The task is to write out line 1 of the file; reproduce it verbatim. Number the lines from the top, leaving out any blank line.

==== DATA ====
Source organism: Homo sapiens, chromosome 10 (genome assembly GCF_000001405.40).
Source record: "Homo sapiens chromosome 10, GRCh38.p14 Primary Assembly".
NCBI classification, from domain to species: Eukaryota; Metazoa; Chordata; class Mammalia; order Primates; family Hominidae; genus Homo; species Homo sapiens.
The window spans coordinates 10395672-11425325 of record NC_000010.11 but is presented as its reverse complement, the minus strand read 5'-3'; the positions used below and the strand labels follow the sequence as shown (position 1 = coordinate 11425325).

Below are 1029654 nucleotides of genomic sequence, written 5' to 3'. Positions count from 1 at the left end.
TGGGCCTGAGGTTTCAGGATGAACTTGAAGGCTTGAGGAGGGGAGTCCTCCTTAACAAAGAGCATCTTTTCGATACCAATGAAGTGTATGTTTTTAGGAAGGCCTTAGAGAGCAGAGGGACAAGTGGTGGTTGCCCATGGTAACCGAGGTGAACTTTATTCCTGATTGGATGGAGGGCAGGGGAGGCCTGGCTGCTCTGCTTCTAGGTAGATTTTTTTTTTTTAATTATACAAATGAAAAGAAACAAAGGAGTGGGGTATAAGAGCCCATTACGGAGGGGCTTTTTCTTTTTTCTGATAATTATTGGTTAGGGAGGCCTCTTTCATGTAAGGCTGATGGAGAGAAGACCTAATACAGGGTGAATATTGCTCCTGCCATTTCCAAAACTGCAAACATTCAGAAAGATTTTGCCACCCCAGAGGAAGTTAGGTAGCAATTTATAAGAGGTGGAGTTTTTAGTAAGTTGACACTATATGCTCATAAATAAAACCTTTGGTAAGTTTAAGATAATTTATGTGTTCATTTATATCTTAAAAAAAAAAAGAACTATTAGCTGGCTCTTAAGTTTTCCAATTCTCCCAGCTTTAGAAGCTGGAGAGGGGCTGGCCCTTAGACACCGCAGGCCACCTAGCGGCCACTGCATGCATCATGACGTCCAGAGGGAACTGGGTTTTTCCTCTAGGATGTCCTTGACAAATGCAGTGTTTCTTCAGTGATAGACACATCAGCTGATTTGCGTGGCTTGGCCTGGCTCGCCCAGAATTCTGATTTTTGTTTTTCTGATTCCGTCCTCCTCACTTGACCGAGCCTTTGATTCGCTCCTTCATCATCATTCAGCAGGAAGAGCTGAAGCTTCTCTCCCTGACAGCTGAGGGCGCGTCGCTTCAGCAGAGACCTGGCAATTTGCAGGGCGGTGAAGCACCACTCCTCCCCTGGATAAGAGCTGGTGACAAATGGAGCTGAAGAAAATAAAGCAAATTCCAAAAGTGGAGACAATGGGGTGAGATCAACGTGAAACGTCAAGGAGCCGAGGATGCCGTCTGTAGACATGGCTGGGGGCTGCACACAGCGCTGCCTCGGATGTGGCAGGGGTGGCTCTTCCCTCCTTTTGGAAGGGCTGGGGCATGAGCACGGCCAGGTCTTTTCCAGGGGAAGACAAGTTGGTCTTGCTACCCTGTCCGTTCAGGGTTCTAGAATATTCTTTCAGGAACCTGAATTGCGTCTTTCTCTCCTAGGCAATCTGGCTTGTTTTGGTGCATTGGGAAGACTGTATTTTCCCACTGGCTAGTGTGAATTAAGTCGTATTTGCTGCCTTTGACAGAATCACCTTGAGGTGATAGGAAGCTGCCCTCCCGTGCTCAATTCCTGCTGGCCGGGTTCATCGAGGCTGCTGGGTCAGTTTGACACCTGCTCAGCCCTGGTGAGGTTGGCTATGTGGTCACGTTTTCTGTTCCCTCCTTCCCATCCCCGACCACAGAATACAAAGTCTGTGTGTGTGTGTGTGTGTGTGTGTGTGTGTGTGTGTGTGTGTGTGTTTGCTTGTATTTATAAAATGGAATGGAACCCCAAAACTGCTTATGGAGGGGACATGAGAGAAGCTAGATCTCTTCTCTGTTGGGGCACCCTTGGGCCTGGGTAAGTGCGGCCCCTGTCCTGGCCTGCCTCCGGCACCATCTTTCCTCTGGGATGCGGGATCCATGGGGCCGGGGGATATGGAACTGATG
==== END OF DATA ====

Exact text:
Source organism: Homo sapiens, chromosome 10 (genome assembly GCF_000001405.40).